The least visited part of Taman Negara is the NW entrance at Merapoh. This is also the start of the climb to Gunong Tahan, the highest mountain of Peninsula Malaysia. The nearest town is at Gua Musang, 26 km from the Park HQ. Ping Ling organised this 4 days trip to look for the pittas and frogmouths. Together with Alfred Chia, Goh Yue Yun and Tan Ju Lin, we drove up from Kuala Lumpur via the Karak Highway turning off at Bentong.
We stayed at the Mines Inn, a clean and comfortable budget hotel with free wifi. Rooms with twin beds cost RM90 per night. There is a 24 hours 7-Eleven next door for any late necessities. Across the road KFC and a Malay Roti Cania shop are also open all day and night. This is where we had our breakfast and take away lunch. Dinner was at Kim Kee Restaurant just off the main road. They had a great menu serving typical Malaysian Chinese home cooked fare. Their menu was extensive with a few signature dishes. I highly recommend this place. The Secret Recipe down the road was a treat as the cakes here cost a third of what you pay in Singapore. So it is worth staying in town and drive to the park in the morning.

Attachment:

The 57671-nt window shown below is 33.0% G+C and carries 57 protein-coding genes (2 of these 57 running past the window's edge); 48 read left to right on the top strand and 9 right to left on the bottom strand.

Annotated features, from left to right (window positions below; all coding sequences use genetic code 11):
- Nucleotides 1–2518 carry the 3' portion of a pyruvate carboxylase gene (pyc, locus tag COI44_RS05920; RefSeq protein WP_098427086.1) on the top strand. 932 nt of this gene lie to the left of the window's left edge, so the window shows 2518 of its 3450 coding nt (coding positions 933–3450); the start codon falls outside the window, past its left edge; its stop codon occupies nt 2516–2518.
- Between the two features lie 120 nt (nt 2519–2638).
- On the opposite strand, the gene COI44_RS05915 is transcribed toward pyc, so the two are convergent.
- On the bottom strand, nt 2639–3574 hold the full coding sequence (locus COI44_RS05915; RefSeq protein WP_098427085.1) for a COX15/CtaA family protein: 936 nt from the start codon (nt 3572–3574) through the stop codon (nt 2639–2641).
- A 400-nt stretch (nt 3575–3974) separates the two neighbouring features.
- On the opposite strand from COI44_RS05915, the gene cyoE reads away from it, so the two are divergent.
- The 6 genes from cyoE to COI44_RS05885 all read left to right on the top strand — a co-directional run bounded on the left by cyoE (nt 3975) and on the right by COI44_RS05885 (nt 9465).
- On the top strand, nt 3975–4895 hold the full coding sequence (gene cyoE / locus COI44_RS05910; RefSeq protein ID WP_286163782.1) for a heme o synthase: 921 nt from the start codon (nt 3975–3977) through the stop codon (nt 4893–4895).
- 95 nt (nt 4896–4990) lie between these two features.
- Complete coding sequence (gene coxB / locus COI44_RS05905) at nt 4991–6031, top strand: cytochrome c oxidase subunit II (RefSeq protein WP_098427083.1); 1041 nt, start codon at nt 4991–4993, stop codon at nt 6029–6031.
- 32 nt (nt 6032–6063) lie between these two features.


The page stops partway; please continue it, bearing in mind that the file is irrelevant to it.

The park grounds are good for birding if the fig trees are fruiting. We were lucky and got half of our birds here. The best was a pair of Rhinoceros Hornbills feeding there together with the Black Hornbills on the second morning. Frogmouths were reported nesting in the trees above the bridge but we were late and they must have left. Look out for the White-chested Babbler walking below the bridge. The main birding track is the first 2 km paved road from the bridge.
We had our Garnet Pitta on the right side on the first morning. Further down there were two “feeding stations” where we think the photographers got the shots of the Banded Pittas. Unfortunately we did not even hear them calling. Rufous and Scaly-crowned and Ferruginous Babblers can be found along this stretch. This was also where the Crestless Fireback made a dash across the road. This is our bird of the trip which I missed.
We hired the park’s 4WD to take us to the Kelah Sanctuary about 14 km inside. This is where they hand fed the protected Kelah and Mahseers, something all visitors do.
The Kelah is an expensive table fish in many of the restaurants in town. They only live in clear running mountain streams and feed on fruits.
We found out that the last one kilometer stretch to the sanctuary was a good place to bird.This is where we encountered a few decent bird waves with species like Rufous-winged Philentoma, Buff-rumped Woodpeckers, Scarlet-rumped Trogon and Pale-blue Flycatcher. In all we saw 92 species and heard another 27 making a total of 119 species.
But Merapoh is not just about birds. The park is noted for its mammals, plants and butterflies. We had 13 non avian species comprised of three squirrels, two monkeys, a gibbon, barking deer and a herd of domesticated Bantengs. I photographed a rare Palm King and the Purple Duke, the only species of its genus in Malaysia. Many thanks to my birding kakis for the great company and a very enjoyable trip.